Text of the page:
In fact, increasingly innovations took place where people and companies interfaced. Where they could combine one new idea with a few older ones and reconfigure the whole idea in completely new ways. Both process and product innovations result.

From this came a greater interest in the choice of business partners, and how companies fit into the business network and create links with completely new partners, with often quite different technologies. This changed the way senior players worked in the leather industry. Relationship management had already changed into the more transformative Key Account Management in the late 1980s and this steadily evolved to create the backbone of strong, resilient supply chains.

In recent years, these supply chains have been further tested in the search for traceability and other aspects of a clear and transparent approach to corporate social responsibility, which the main stream leather industry has taken on board as fundamental to responsible leather making.

Nevertheless, the leather industry entered the Hong Kong APLF Leather show this March facing more uncertain times than in the past. Many see the difficulties as needing marketing, something long overdue. But of course, what they want is sales, for which the marketing should have been done some years ago. It will indeed be a huge breakthrough if we can leave Hong Kong this week determined to see some united leather action to build the image of leather in the minds of the new generations of consumers and the brands who will be working with them. But it will not be enough.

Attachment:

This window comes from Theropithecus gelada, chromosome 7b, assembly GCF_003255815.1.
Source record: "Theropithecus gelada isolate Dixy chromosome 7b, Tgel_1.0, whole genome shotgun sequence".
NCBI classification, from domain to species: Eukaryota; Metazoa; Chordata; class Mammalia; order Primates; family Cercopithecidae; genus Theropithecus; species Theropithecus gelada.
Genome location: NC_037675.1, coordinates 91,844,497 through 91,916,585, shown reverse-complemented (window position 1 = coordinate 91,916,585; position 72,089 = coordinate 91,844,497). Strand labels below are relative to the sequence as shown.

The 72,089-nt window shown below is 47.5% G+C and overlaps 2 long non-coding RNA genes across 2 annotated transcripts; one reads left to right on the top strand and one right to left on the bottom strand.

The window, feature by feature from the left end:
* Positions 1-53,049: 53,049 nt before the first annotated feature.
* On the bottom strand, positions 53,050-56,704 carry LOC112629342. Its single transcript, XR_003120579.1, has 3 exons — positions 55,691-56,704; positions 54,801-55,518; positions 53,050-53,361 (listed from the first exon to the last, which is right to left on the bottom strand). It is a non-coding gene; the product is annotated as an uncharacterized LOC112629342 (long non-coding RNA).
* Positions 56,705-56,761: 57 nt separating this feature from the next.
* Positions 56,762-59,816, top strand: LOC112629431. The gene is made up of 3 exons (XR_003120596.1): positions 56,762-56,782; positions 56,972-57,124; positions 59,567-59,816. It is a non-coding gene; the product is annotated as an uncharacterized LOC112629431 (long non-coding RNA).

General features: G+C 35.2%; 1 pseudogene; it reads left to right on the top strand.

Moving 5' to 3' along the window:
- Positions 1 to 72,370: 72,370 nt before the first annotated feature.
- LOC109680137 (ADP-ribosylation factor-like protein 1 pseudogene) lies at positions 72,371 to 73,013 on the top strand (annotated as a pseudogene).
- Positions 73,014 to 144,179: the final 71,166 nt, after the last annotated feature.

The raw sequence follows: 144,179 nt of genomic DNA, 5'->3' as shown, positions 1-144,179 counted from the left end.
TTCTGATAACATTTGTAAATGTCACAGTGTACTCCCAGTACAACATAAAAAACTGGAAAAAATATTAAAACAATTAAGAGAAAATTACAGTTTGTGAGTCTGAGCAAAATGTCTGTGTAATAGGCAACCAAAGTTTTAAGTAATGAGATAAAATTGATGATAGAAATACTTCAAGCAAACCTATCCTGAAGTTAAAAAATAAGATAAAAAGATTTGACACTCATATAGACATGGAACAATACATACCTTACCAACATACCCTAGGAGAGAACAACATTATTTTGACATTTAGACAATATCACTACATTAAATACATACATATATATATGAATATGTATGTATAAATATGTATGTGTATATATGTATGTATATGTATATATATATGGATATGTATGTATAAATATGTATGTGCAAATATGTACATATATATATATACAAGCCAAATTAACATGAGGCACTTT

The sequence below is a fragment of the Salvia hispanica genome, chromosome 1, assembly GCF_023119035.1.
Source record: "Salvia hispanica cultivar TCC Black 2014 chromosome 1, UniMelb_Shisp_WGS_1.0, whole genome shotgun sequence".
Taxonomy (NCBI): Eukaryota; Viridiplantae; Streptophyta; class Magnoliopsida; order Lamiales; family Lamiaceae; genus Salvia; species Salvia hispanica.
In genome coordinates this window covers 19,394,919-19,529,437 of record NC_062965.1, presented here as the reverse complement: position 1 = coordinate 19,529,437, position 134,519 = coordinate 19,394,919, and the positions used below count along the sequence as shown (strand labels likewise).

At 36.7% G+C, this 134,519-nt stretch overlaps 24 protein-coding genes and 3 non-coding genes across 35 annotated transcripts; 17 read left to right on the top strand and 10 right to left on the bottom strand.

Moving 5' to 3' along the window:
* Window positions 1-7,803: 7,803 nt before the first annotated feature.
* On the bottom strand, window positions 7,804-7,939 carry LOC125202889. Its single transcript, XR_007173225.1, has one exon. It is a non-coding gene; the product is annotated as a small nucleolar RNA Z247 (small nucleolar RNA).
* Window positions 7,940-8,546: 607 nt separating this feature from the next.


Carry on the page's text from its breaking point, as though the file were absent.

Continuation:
Robust supply chains are built on Key Account Management

Meanwhile robust supply chains will need to be managed by strong Key Account Management (KAM), which my friend Dr Iain Davies at the University of Bath describes as having “become one of the fundamental changes in how business-to-business companies manage their most strategic relationships”. When I introduced it to my leather company back in the late 1980s, it served us well, but today’s KAM provides an additional function. It helps to manage those interfaces where innovation happens.

For me, strong marketing and image building for leather is a given requirement and must be done, but equally urgent is a massive investment in innovation to make leather stronger for the 21st century. As end uses for leather have changed from boats, to armour, to industrial belting to modern automotive and faced new types of competition we have seen our technology adapt. We have created better water resistance, breathability, fire resistance, perspiration resistance and the like. We need another major advance to start now, and to be linked with the process innovations that meet the new urgency created by the modern digital consumer. It is a time of instant delivery and of a production unit of one, just as much as a superbly relevant product. Where and how leather sits in this environment will truly decide our industry’s future.

Dr Mike Redwood

March 14, 2018

Follow Dr Mike Redwood on twitter: @michaelredwood

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